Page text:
An editor ought to be nearly devoid of feeling, else his sensibilities will be constantly harassed with the unfair comments of his readers. The master of the house takes up the damp sheet, which lies upon the table beside the muffins and coffee, and after glancing rapidly over its columns emphatically remarks “there is nothing in it”. The same remark is echoed by mother and daughter, reechoed in the streets, in offices, cars, coaches and upon boats. Such is the appreciation of the dear public. An editor’s life is not to be envied, particularly the night editor, whose work Mr. Congdon says he would not undertake for a dollar a minute. He is obliged to be at his post from eight in the afternoon until three in the morning. Such men are not usually long lived. Let us enter the establishment in the morning. The busy tide of life outside, contrasts with the gloomy lifeless appearance within. Here but a few hours ago all was hurry and bustle, now the dull uninviting apartments are occupied only by a few listless females sweeping and dusting.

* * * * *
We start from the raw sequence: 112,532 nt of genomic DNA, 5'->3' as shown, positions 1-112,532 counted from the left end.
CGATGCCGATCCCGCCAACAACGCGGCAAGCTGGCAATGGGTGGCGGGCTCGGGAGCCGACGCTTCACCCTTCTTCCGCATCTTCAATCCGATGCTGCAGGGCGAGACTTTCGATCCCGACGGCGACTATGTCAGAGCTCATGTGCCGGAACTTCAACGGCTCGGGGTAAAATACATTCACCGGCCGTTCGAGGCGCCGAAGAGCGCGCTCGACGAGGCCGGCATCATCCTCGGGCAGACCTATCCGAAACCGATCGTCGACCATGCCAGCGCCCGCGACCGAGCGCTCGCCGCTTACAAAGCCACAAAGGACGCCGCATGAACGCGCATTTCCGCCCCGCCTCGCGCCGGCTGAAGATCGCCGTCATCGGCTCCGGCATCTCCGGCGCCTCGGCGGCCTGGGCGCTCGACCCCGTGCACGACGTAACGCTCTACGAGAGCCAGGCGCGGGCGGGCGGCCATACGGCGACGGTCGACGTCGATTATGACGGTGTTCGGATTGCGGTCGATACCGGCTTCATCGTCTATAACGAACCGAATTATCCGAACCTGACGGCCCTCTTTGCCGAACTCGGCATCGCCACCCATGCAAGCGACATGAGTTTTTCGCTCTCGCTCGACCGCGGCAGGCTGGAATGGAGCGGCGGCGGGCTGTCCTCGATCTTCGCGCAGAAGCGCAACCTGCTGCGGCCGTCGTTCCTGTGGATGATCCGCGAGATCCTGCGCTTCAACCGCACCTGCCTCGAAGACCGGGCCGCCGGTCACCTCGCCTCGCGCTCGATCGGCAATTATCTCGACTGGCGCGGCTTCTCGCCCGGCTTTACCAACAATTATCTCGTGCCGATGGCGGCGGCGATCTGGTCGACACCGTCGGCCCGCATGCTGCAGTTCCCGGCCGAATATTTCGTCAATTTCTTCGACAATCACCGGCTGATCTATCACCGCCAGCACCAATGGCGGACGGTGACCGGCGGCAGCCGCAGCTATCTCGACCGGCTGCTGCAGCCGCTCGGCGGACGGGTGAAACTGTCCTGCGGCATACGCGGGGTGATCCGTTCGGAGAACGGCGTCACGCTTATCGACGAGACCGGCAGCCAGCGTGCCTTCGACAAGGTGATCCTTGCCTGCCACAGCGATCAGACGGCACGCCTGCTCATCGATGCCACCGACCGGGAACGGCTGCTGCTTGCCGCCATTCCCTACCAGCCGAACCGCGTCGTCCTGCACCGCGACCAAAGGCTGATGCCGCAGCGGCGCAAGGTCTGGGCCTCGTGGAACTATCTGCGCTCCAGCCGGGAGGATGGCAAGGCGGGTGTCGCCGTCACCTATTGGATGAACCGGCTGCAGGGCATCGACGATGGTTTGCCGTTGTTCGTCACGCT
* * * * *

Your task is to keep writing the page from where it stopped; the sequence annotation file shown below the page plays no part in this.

New York World, News Room, 1890

New York World,
News Room, 1890

Towards the middle of the day, more life is exhibited; one and another individual appears upon the scene; parties enter with contributions; business men and boys with advertisements, or telegraph dispatches and newsboys with papers. By the time shadows begin to deepen, the gas illumines the before dreary rooms and each is at his post ready for action. “Mr. Reade is here,” is a signal that rouses all to duty. Then begins the setting of type, the clanking of the press and all the noise and apparent confusion accompanying the printing process.